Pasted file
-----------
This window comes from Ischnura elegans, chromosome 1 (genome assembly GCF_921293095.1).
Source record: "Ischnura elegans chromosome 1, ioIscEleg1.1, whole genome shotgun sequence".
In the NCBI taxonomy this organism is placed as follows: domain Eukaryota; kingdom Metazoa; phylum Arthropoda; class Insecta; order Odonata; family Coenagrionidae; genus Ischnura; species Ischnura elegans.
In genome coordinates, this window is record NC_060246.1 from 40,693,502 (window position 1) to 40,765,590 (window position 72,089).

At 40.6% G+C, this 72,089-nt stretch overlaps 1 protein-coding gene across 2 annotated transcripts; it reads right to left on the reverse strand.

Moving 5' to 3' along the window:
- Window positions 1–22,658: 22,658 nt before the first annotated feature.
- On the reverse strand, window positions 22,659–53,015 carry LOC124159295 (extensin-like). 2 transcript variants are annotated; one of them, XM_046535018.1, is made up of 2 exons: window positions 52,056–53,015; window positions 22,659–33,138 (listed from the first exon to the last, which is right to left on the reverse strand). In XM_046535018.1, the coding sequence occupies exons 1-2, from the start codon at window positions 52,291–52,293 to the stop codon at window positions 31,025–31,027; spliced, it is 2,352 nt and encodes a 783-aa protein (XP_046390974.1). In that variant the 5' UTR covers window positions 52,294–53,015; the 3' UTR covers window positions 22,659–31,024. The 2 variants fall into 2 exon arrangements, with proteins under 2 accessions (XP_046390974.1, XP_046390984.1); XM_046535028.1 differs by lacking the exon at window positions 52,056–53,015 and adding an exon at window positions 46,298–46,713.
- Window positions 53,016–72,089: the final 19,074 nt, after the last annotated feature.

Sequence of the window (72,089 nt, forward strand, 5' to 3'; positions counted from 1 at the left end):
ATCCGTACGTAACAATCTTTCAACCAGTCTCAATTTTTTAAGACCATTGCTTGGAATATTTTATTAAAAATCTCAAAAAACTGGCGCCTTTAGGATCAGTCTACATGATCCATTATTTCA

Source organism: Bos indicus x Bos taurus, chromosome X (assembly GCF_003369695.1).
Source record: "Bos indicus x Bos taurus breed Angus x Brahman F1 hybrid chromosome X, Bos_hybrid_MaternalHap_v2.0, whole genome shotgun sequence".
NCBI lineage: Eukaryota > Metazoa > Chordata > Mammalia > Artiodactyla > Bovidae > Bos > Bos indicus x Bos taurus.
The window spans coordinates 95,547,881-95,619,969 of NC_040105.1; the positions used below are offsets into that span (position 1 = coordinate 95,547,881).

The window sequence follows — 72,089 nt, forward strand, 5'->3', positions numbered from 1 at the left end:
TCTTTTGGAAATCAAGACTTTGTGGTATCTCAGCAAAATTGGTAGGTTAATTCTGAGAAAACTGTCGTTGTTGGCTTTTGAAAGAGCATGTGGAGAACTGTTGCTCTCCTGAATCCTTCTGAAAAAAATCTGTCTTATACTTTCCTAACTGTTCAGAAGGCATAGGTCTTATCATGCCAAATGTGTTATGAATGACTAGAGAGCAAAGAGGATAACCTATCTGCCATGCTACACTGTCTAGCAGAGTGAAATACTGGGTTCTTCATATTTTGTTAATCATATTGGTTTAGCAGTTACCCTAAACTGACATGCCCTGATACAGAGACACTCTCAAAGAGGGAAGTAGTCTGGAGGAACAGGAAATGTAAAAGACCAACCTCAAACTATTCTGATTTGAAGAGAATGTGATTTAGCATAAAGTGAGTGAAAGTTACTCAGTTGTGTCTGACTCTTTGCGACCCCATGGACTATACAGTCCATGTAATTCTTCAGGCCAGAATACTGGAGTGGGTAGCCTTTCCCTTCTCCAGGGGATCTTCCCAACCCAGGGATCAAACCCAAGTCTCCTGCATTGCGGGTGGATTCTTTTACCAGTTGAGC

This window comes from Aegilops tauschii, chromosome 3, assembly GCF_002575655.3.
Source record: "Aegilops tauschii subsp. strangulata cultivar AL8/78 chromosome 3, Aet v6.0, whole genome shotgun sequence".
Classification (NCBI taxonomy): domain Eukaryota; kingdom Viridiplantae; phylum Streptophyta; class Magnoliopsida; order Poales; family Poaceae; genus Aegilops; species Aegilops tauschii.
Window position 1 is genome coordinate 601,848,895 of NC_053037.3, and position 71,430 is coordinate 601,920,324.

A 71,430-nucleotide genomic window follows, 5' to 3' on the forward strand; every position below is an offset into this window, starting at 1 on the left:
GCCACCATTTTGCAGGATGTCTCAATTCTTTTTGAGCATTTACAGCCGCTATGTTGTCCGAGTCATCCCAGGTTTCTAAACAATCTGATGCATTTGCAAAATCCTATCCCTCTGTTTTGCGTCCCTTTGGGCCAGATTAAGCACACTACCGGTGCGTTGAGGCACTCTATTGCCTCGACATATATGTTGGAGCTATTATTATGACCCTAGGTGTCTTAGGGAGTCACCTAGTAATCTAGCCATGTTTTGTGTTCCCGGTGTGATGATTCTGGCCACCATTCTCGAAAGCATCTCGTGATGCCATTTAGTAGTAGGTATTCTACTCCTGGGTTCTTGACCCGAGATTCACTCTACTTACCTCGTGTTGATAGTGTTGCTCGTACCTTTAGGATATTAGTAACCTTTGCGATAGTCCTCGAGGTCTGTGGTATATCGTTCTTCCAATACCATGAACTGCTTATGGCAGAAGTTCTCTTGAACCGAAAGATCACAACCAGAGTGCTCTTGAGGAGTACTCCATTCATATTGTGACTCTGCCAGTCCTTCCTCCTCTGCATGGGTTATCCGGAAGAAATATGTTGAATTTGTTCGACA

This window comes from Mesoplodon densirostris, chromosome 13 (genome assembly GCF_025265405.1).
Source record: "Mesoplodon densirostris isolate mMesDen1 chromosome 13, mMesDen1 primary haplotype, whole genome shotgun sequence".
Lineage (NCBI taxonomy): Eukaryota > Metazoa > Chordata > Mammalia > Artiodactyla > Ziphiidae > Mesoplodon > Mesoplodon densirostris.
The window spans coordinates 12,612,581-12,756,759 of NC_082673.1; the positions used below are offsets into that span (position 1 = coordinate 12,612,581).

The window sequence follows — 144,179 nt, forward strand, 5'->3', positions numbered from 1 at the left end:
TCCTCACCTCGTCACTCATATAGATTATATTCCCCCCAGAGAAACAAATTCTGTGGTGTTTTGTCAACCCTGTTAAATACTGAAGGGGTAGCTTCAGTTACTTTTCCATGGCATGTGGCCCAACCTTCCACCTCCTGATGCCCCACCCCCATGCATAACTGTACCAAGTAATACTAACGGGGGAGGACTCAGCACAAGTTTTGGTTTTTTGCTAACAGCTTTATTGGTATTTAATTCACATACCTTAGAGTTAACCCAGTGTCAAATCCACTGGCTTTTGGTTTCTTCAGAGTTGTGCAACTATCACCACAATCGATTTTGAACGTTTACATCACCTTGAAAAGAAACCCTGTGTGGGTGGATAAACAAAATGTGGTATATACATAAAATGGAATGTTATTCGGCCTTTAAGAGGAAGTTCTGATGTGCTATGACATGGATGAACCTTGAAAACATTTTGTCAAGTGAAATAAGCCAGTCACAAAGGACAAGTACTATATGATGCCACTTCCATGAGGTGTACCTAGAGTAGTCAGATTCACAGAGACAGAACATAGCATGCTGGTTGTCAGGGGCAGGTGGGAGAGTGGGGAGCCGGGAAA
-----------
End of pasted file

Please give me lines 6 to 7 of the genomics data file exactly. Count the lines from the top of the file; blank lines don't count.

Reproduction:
Moving 5' to 3' along the window:
- Window positions 1–22,658: 22,658 nt before the first annotated feature.